Thinking of you...big hugs are being sent your way!

  2. This breaks my heart into. I have been sneaking over, every day, hoping that you have posted. I have had you in my thoughts so often. I am so sorry. I wish I could wave a magic wand and make it all better. But I see so much happy in the sadness. Birthdays and giggles and zoos and circuses and cake and swims and more. But I feel your pain so deeply. I don't know how I would handle it if the same thing happened to me. Because it obviously doesn't just effect YOU, it effects your entire family. I am glad you found some 'special' in church. I wish I could just hug you and sit and talk for hours. Know that you are in my thoughts...always in my thoughts. I am sending happy feelings all the way from Alabama. Hang on, they will arrive soon. Love you friend.

  3. I hope that getting it out helps to heal the pain. And in this new space, which has been created for you, new friends and opportunities will now be able to pour in. Whatever you are open to can now rush in, well, maybe slowly, but you are now open to the possibility of new friendships, friendships that are more suited to all of you. Shine as you are, not as something you are not. Peace.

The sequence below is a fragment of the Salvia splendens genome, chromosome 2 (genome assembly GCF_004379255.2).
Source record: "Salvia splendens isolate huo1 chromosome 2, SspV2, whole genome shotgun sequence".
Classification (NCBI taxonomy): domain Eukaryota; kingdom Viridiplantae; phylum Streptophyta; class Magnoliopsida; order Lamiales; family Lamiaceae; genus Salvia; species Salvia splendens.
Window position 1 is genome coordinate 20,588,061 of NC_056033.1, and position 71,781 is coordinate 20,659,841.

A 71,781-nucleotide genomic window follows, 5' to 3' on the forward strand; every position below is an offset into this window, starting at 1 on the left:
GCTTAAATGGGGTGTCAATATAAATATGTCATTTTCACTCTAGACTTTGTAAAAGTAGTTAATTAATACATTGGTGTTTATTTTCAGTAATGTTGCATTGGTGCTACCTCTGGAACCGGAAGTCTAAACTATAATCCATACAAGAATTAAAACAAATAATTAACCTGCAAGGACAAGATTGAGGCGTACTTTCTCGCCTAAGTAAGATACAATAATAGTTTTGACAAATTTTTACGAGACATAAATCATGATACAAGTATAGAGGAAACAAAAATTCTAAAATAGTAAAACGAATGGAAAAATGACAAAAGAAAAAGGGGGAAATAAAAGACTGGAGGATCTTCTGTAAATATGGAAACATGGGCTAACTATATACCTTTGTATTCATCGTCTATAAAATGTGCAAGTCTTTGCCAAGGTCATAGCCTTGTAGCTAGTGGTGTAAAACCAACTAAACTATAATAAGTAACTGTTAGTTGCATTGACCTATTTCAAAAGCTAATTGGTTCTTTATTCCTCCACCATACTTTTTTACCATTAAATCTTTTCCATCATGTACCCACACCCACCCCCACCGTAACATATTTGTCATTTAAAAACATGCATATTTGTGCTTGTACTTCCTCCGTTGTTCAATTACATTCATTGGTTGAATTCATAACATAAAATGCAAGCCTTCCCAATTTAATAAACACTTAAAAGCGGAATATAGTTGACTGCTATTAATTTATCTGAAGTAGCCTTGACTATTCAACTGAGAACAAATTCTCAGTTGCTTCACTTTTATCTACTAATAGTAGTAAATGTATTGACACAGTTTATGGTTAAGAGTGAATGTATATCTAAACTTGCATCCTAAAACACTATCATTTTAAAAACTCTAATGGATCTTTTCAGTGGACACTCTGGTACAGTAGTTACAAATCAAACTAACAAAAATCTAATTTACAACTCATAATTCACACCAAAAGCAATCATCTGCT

4. that's the way...little by little.
    happiest of birthdays - the joy won't let you stay lonely for seems your sense of survival and passion for fullness will serve you well in these days, and that's something *you* have created.

  5. Ah, I'm so sorry. It doesn't really seem fair that your friend made the choice to sever your friendship, yet you are the one who doesn't feel like you can go to group events. If you bother her so much, she should be the one to stay home.

    sorry. I know that's not helpful, and probably the exact kind of bad attitude you are trying to fight off. I'm just upset for you.

    Sorry, sorry, sorry. We love you.

  6. This is tough Helena, tough to see such a beautiful spirit like yours so hurt, tough that you have difficult situations that won't let the wounds heal. This will pass... It will it will, dear friend because you are fighting for it through the cloudy and the gray, this too shall pass. You are mourning and you must in order to heal. Everything will be ok, i know it.